The change in start times was opposed because it may have reduced the public’s access to participate in council meetings, given other work and family commitments.
The council will, however, consider a future change to prevent meetings from running past a certain time of night; a January meeting did not conclude until past 11 p.m. Details regarding the meeting time limit will be discussed at a future meeting.
· Approved a $32,000 loan from the Redevelopment Agency Affordable Housing Development Fund to Habitat for Humanity to rehabilitate a home located at 350 Minerva.
· Received an update on the Turlock Partnership Incentives Program, which offers new businesses a discount on city fees.
A draft brochure on the program has been created, but the final program launch awaits review from outside legal counsel. State Proposition 26 prevents cities from establishing some new fees without voter input; by offering a temporary fee break, the city wants to ensure it does not trigger Prop 26 provisions when resuming the normal fee schedule.
· Awarded a bid for $10,850 with Modesto Sand and Gravel to demolish the Pizza Hut located at 201 W. Olive Ave. The Pizza Hut is the final remaining building on the parcel of land set to become the Public Safety Facility.
· Authorized hiring to replace three recently vacated positions within the Municipal Services Utilities Division, either through in-house recruitment or outside recruitment if necessary.
The vacancies were created by one resignation and two retirements. Due to a growth in water and sewer infrastructure, current staffing levels cannot properly maintain the systems, the staff report said.
The positions will be funded with existing Enterprise Funds, and will not use General Fund dollars. Additionally, all three positions will be entry level, reclassified from higher-level, more costly posts.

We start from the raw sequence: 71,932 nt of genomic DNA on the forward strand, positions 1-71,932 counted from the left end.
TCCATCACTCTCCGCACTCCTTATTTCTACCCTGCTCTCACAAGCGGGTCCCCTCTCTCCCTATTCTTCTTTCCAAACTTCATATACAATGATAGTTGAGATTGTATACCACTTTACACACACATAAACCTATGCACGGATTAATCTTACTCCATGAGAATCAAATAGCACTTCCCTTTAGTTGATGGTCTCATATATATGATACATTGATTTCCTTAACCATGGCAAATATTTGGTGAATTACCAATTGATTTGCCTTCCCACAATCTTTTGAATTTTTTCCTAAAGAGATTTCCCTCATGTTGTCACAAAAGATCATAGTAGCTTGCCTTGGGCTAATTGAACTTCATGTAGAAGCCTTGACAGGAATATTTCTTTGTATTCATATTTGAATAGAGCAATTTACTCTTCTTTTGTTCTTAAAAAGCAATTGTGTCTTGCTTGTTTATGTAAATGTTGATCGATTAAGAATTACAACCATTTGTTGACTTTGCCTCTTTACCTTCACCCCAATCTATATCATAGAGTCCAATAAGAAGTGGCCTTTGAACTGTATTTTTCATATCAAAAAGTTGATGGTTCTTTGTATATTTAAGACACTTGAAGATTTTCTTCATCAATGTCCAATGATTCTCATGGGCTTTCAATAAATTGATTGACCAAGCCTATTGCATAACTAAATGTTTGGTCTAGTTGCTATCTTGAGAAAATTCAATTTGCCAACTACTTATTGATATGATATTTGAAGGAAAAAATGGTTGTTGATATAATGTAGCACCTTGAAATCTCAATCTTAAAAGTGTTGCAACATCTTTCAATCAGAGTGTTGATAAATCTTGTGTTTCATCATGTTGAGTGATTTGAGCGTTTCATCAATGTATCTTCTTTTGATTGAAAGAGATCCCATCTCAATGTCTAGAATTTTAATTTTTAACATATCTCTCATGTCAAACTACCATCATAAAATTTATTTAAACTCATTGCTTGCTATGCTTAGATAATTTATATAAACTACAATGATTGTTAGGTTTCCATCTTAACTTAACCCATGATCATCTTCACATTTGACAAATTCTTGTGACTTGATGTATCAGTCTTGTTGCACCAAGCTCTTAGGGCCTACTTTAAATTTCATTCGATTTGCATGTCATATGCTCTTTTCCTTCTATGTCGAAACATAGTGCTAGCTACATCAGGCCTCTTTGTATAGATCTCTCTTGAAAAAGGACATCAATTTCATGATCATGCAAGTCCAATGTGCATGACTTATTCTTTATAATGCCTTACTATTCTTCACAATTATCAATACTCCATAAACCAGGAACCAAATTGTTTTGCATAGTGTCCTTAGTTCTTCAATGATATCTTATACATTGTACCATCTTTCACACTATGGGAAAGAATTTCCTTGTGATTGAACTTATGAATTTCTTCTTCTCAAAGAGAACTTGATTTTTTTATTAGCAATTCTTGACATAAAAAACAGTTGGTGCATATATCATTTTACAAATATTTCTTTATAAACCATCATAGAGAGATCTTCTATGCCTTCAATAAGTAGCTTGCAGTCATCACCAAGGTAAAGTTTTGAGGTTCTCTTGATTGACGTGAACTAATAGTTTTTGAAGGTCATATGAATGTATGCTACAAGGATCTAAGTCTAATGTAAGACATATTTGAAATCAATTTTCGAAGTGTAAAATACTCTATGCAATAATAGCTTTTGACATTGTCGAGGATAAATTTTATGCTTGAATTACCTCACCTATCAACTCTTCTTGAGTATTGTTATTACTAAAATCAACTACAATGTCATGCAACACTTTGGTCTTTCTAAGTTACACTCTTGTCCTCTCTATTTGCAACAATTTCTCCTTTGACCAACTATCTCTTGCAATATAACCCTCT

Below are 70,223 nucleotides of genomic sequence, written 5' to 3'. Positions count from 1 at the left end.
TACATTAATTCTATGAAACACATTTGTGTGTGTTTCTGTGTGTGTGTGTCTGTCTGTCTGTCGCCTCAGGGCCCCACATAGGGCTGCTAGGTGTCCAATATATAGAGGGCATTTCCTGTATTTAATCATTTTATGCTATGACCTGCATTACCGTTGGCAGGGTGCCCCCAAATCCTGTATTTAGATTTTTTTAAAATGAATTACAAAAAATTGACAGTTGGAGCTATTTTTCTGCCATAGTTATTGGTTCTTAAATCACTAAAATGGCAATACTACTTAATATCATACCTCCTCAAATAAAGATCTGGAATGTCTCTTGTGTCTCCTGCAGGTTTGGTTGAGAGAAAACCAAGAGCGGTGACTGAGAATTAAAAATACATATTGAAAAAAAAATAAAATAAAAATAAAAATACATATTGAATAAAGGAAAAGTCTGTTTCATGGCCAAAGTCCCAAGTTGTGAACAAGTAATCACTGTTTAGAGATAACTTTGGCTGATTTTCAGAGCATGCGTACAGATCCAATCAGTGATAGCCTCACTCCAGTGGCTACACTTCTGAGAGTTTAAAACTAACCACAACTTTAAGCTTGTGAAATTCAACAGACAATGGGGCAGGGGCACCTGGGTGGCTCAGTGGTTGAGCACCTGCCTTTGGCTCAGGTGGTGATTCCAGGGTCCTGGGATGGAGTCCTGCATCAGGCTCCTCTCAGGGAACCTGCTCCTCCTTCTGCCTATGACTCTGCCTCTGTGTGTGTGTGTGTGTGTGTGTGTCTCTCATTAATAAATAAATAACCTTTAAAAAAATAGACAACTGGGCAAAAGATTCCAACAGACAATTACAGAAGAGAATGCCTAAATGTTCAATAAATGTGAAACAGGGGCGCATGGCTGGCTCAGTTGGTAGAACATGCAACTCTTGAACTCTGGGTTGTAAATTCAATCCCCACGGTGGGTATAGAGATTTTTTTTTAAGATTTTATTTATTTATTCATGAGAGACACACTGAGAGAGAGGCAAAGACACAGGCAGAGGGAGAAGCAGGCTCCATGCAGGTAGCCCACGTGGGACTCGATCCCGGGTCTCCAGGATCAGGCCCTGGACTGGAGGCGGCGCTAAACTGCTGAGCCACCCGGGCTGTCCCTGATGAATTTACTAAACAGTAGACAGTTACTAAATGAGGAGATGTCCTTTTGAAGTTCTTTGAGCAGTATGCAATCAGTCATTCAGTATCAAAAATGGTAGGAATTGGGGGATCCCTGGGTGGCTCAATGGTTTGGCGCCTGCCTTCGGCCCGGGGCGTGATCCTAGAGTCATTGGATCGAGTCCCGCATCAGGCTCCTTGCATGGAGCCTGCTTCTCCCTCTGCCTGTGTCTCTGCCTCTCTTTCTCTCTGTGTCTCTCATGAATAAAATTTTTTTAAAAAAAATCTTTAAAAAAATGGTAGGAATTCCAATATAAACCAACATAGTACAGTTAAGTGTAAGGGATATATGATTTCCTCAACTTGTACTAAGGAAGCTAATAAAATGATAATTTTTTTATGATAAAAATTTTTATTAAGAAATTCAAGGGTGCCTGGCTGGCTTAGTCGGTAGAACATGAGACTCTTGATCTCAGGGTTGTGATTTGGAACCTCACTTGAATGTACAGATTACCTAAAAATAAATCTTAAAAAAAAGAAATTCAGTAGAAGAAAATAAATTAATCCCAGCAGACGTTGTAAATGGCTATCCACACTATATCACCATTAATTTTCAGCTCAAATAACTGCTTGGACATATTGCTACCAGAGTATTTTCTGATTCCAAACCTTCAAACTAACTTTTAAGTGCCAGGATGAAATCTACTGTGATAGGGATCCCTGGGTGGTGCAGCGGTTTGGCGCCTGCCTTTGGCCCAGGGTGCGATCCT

· Directed the Planning Commission to consider renaming Turlock’s industrial park, the Westside Industrial Specific Plan, and to present recommendations to the council.
· Agreed to amend Turlock fire codes to meet current International Fire Codes for 2010. The new code is largely the same as Turlock’s standing fire code, save for a change in the firework vendor application process and solar panel installation standards for large businesses.
The revised codes will return on Feb. 22 for final council approval.
· Heard a briefing on California State University, Stanislaus from Pamela Contreras, vice president external of Associated Students, Inc. Contreras notified the council of an upcoming free show of the Harlem Wizards basketball team at CSU Stanislaus on Feb. 16, and provided information related to the CSU Board of Trustee’s search for a new, student trustee.
· Received a briefing on the efforts of newly-seated State Senator Anthony Cannella (R – Ceres) from local representative Chris Tyler.
· Heard from Turlocker Donald Jeffreys, who provided the council with pocket versions of the U.S. Constitution.